Presidential Address Wildlife Conservation in New Zealand

Abstract

INTRODUCTION Previous Presidential Addresses have tended either to focus on the Society itself, its role, purpose or future, or to have taken the form of a discourse on some aspect of ecology of particular interest to the individual President. The two most recent Addresses, by Dr Bull in 1976, on the occasion of the 25th Anniversary of the Society, and by Mr Batcheler in 1977, concentrated on the business, achievements and role of the Society. These two Addresses covered the field so admirably that there seems little point, after such a short interval, in continuing this tradition of introspection. Accordingly, I have decided to permit myself the liberty of talking about a subject that is not only of considerable interest to me, but is one that has considerable topicality and is of relevance to the Society. My subject today is "Wildlife Conservation in New Zealand". The topicality of wildlife conservation-and conservation generally-is evidenced by several recent events, viz:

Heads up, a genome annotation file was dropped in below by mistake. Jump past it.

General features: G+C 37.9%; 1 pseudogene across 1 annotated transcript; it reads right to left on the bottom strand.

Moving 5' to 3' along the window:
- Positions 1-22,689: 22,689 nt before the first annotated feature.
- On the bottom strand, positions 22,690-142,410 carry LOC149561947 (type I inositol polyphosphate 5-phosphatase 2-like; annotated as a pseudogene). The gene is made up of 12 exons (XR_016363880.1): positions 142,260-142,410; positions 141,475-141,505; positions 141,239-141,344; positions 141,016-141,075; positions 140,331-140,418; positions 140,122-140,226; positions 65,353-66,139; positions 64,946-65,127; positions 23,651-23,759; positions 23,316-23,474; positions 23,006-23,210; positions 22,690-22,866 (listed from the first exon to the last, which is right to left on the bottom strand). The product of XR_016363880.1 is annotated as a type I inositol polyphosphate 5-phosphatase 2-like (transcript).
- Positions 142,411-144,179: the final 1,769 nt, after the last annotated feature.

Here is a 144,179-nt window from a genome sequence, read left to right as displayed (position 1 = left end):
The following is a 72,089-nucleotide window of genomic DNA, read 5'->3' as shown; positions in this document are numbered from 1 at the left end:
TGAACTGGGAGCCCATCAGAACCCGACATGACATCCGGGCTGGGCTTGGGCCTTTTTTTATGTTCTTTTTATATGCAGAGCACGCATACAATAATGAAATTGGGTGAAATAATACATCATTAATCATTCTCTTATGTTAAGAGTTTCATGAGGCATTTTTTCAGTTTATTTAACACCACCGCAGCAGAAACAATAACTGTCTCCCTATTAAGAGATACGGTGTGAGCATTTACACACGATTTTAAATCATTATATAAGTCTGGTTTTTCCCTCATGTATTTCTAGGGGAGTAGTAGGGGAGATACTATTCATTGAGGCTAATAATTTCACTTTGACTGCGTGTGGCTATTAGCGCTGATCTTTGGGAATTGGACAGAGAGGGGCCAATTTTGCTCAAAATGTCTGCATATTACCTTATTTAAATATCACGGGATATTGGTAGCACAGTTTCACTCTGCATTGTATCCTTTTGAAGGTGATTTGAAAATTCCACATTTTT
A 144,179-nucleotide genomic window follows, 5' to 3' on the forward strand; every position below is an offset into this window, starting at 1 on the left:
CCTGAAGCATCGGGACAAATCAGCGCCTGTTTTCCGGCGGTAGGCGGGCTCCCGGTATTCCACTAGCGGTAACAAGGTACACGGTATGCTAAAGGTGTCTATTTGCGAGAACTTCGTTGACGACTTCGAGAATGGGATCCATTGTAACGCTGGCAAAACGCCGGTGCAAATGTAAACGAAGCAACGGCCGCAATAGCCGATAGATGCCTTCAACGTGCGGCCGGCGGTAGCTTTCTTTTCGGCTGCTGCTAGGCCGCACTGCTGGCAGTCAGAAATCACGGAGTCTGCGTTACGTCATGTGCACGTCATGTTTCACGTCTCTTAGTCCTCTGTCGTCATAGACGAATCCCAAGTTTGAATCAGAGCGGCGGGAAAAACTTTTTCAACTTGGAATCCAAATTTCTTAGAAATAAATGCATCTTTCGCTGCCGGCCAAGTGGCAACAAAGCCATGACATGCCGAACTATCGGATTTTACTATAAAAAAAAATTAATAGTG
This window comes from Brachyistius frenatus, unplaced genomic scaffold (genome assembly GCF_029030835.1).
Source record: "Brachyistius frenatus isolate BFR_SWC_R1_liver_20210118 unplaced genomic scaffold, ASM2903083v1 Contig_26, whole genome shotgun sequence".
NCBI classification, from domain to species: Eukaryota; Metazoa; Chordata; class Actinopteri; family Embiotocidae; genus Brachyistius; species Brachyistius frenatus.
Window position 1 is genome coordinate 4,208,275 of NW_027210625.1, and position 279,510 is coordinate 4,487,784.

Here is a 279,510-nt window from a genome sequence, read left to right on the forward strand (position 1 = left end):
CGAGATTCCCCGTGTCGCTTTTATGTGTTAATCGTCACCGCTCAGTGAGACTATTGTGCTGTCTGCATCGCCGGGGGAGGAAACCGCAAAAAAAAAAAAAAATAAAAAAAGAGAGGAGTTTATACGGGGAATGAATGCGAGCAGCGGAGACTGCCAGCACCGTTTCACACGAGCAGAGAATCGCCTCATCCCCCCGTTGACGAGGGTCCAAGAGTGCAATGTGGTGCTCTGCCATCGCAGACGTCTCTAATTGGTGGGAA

Cite this paper

@inproceedings{Crawley1982PresidentialAW, title={Presidential Address Wildlife Conservation in New Zealand}, author={Mike Crawley}, year={1982} }